Many debates about moral philosophy focused on the concept of “well-being” flow from the difficulty in nailing down whether well-being is an objective or subjective concept. On the one hand an overly objective theory of well-being risks imposing controversial values upon people who do not share them. One argument in the debate over international human rights suggests that the rights approach takes an attitude that is too controversially objective in this way.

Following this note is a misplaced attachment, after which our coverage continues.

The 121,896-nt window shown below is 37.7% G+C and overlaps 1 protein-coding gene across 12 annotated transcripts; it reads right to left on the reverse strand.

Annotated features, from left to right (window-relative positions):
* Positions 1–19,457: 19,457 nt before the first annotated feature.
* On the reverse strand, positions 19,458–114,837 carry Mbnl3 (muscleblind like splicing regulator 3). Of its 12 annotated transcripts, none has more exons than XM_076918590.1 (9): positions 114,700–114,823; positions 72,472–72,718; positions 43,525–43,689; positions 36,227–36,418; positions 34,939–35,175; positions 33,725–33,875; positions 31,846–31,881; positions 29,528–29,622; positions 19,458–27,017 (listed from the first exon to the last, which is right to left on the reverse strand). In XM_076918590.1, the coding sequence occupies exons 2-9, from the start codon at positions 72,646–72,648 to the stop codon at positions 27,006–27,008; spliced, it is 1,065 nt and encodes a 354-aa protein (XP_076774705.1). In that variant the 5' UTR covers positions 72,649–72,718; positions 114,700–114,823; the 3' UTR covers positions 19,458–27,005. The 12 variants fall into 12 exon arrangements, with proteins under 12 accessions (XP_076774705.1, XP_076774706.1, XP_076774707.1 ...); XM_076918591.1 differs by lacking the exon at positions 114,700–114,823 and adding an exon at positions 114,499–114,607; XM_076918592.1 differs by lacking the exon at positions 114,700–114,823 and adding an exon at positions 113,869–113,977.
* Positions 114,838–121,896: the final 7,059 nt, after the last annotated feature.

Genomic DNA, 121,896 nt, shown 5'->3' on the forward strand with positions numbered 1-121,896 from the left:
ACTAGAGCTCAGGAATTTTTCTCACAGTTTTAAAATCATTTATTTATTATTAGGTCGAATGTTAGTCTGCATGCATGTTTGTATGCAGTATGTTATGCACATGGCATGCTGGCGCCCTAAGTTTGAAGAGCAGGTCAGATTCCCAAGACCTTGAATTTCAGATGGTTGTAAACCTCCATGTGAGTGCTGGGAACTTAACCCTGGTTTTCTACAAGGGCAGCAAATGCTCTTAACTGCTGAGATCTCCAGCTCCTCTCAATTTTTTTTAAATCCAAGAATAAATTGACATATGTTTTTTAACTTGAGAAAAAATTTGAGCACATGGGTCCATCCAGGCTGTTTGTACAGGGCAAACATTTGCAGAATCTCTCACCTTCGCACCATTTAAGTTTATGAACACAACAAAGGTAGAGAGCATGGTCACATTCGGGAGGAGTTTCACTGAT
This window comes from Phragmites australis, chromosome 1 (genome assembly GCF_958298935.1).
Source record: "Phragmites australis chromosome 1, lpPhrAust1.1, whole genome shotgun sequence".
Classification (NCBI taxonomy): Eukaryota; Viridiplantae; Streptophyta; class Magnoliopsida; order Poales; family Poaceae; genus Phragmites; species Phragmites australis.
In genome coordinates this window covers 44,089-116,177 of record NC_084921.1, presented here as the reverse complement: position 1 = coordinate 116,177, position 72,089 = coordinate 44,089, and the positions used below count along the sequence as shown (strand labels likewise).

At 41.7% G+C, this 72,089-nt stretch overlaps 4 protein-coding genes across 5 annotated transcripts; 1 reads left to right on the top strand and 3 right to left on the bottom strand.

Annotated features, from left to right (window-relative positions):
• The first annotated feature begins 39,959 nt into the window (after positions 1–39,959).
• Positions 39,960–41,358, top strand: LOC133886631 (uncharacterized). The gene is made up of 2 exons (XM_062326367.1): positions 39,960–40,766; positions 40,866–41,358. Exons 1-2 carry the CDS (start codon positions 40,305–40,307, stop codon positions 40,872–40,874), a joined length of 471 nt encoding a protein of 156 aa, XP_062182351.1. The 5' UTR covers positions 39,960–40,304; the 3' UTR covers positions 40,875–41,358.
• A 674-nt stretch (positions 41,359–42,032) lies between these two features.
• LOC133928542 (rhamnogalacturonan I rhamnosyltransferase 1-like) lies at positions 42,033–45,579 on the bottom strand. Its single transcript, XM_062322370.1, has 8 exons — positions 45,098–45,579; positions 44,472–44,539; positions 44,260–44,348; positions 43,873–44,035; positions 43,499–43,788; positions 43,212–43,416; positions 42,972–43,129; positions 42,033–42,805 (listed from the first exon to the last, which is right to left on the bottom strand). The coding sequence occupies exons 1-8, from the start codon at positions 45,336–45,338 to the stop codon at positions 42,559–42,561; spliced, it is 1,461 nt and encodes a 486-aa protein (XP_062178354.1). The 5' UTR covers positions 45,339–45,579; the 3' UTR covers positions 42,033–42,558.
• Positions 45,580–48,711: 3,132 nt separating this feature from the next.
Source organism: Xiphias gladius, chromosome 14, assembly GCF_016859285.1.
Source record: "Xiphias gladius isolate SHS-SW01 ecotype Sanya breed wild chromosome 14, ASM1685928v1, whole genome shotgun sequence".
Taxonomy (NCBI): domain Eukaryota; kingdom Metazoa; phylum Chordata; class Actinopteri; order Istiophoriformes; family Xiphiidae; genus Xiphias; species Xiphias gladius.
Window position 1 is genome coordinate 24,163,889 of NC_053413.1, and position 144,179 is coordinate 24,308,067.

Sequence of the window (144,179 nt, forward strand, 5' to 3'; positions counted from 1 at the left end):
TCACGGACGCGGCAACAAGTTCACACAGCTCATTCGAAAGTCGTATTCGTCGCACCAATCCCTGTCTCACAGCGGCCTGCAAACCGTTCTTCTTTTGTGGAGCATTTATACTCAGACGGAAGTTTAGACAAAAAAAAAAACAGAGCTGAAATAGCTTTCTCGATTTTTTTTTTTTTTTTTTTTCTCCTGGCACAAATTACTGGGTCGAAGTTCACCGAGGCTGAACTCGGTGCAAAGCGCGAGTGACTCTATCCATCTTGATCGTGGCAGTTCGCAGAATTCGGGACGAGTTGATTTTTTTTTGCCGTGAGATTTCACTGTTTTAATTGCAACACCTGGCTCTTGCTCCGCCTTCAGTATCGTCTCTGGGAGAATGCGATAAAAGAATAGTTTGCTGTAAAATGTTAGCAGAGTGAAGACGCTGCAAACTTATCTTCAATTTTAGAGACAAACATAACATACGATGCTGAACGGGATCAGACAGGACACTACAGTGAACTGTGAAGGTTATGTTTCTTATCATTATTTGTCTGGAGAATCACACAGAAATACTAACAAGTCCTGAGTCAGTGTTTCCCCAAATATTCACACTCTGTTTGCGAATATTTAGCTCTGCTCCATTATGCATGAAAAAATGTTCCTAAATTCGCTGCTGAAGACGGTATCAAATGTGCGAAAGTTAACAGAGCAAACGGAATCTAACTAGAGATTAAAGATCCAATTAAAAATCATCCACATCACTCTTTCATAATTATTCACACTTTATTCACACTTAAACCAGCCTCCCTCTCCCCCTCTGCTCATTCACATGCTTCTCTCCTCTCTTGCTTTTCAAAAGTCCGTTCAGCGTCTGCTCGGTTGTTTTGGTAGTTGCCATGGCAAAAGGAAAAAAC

On the other hand, an overly subjective theory of well-being risks a loss of any practical value as a normative theory. It would offer little to no ground for judgment or critique of another’s subjective preferences. The subjective approach to well-being is widely used by economists as it avoids a number of difficult philosophical questions and has the virtue of providing access to readily observable data in the form of unadjusted market-based transactions. But this is often a point of criticism from philosophers since this strategy avoids difficult philosophical questions by ignoring them, not by solving them in a satisfactory way.